Proposed STELAR Bill Would Make Good Faith Rules Permanent

Mike Doyle (D-Pa.) and Greg Walden (R-Ore.) crafted the bill.
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WASHINGTON—As the clock ticks down to the end of the year when the current STELAR Act would expire, Congress has drafted another proposal related to the license, this time including making permanent the good faith requirement for retransmission negotiations.

US-Capitol

The bill, The Television Viewer Protection Act, comes from House Energy & Commerce Communications Subcommittee chairman Rep. Mike Doyle (D-Pa.) and ranking member Rep. Greg Walden (R-Ore.). The bill does not reauthorize the compulsory distant signal license—something that Doyle says the House Judiciary Committee will handle.

The Judiciary did come up with its own proposal for a bill that would permanently extend the STELAR license but narrow its reach.

More information on Doyle and Walden’s bill is available on TVT’s sister publication B&C.

As the bill is now being submitted to the full House Energy & Commerce committee, the NAB has come out and given its approval to the provision regarding good faith negotiations.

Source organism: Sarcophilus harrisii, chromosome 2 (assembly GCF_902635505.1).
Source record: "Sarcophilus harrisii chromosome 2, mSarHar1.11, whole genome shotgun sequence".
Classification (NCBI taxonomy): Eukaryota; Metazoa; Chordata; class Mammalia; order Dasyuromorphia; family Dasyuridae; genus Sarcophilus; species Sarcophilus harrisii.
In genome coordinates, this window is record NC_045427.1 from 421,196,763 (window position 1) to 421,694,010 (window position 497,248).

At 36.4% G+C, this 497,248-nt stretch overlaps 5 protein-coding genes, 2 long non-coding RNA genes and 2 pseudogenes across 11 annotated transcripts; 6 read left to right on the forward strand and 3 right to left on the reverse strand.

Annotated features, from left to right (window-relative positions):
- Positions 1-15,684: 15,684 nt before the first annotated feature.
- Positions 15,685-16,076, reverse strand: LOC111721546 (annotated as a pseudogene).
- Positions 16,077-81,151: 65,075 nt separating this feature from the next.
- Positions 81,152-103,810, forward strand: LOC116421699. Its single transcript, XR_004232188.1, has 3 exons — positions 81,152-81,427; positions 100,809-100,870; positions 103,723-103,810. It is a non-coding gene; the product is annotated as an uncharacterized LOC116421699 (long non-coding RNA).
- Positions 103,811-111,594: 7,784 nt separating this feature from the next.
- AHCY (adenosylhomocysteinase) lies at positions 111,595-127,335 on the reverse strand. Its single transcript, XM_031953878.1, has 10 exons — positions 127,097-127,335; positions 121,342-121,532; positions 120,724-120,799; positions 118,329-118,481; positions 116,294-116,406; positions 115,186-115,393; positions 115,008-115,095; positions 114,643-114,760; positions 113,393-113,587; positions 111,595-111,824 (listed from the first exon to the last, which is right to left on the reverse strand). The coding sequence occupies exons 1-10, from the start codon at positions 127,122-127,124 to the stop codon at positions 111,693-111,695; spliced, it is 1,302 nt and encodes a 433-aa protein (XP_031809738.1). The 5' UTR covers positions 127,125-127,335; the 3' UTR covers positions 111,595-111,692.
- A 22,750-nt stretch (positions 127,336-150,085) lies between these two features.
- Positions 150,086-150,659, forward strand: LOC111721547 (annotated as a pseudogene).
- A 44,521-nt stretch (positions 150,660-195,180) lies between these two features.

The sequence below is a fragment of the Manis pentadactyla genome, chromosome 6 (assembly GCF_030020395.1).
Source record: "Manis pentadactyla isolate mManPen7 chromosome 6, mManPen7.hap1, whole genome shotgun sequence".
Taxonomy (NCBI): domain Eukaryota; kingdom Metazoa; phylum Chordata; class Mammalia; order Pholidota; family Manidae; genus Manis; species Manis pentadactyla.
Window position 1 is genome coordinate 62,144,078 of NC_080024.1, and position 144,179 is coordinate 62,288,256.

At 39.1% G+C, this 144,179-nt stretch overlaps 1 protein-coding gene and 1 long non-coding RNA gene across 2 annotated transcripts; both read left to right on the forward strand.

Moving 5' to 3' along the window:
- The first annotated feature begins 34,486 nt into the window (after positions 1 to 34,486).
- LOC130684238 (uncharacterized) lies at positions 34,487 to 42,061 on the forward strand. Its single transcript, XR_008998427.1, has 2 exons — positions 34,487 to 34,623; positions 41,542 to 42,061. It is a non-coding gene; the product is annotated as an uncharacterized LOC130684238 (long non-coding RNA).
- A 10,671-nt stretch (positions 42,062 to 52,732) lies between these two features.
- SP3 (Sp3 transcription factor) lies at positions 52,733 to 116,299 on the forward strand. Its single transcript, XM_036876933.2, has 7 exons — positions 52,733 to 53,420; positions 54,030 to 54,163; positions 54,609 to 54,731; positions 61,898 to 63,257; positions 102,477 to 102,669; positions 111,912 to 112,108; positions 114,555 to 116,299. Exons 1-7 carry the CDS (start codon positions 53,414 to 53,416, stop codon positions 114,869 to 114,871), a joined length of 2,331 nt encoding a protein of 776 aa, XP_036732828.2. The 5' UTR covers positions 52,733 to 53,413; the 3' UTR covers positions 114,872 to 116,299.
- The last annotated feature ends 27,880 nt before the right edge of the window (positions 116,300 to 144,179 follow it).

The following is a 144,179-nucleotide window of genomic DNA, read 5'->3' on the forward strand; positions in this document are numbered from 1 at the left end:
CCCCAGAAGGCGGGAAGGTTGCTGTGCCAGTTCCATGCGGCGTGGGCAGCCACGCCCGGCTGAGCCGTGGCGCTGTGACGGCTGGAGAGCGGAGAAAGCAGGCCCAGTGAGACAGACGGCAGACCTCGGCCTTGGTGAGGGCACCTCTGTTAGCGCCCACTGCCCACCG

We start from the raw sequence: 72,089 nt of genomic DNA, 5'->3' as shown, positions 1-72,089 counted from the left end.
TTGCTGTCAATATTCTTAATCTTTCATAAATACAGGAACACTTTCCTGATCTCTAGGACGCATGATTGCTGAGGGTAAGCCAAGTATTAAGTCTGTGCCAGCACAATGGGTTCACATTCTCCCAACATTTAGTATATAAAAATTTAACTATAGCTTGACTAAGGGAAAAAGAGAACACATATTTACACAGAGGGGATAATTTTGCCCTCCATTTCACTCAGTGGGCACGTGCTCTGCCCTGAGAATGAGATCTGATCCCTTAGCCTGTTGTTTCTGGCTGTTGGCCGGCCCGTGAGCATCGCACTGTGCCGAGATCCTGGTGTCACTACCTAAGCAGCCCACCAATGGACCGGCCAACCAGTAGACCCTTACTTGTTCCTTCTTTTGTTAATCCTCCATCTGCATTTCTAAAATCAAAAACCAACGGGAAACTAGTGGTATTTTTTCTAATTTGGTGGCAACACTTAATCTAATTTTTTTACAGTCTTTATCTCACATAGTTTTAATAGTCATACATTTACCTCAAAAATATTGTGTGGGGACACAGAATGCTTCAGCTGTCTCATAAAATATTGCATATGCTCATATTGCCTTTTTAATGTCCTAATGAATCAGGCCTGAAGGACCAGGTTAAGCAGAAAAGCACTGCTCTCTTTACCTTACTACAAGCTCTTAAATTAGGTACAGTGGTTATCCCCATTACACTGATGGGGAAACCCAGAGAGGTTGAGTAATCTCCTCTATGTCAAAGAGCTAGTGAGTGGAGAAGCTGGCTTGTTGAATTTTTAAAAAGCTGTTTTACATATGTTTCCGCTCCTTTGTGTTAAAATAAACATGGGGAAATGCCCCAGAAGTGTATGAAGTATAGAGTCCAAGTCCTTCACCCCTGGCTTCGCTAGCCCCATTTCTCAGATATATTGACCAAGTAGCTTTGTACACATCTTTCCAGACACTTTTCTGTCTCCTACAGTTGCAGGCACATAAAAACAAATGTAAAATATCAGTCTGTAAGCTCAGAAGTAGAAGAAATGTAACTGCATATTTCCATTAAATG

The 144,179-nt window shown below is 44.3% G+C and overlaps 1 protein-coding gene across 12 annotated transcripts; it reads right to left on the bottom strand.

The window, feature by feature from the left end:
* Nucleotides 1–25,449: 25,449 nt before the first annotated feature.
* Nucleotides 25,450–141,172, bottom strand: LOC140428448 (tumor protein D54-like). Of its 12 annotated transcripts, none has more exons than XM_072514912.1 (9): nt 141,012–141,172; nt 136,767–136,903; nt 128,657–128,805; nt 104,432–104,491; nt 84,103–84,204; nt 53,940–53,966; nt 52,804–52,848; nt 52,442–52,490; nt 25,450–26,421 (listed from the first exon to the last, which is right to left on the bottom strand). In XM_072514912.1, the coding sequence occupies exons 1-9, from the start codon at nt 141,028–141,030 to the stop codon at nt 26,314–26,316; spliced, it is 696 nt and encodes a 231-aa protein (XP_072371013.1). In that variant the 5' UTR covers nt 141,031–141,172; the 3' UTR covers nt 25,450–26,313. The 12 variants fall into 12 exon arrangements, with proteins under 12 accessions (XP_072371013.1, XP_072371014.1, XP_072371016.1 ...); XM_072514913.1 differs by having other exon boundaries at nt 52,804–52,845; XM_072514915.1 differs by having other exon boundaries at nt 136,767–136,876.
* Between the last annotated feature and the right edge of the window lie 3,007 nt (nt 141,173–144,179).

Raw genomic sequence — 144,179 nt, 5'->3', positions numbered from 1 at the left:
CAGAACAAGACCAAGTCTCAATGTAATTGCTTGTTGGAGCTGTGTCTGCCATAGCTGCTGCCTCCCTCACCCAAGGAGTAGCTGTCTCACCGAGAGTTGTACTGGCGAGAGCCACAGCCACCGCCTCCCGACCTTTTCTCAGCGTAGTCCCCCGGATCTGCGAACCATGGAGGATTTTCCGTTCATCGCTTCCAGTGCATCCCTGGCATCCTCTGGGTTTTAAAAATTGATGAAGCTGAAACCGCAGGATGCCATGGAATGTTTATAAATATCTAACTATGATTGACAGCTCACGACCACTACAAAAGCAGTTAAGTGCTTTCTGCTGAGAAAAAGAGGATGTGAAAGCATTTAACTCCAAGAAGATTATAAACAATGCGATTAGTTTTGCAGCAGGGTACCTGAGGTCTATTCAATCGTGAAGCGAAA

“NAB applauds a key provision in the House Commerce Committee-passed STELAR bill today that makes permanent legislation requiring broadcasters and pay TV companies to conduct carriage negotiations in ‘good faith,’” said Gordon Smith, NAB president and CEO. “While we continue to question the need for STELAR legislation, a ‘permanent good faith’ requirement is far preferable to the current five-year STELAR renewal cycle that has incentivized pay-TV companies to force broadcast TV programming disruptions that harm consumers.”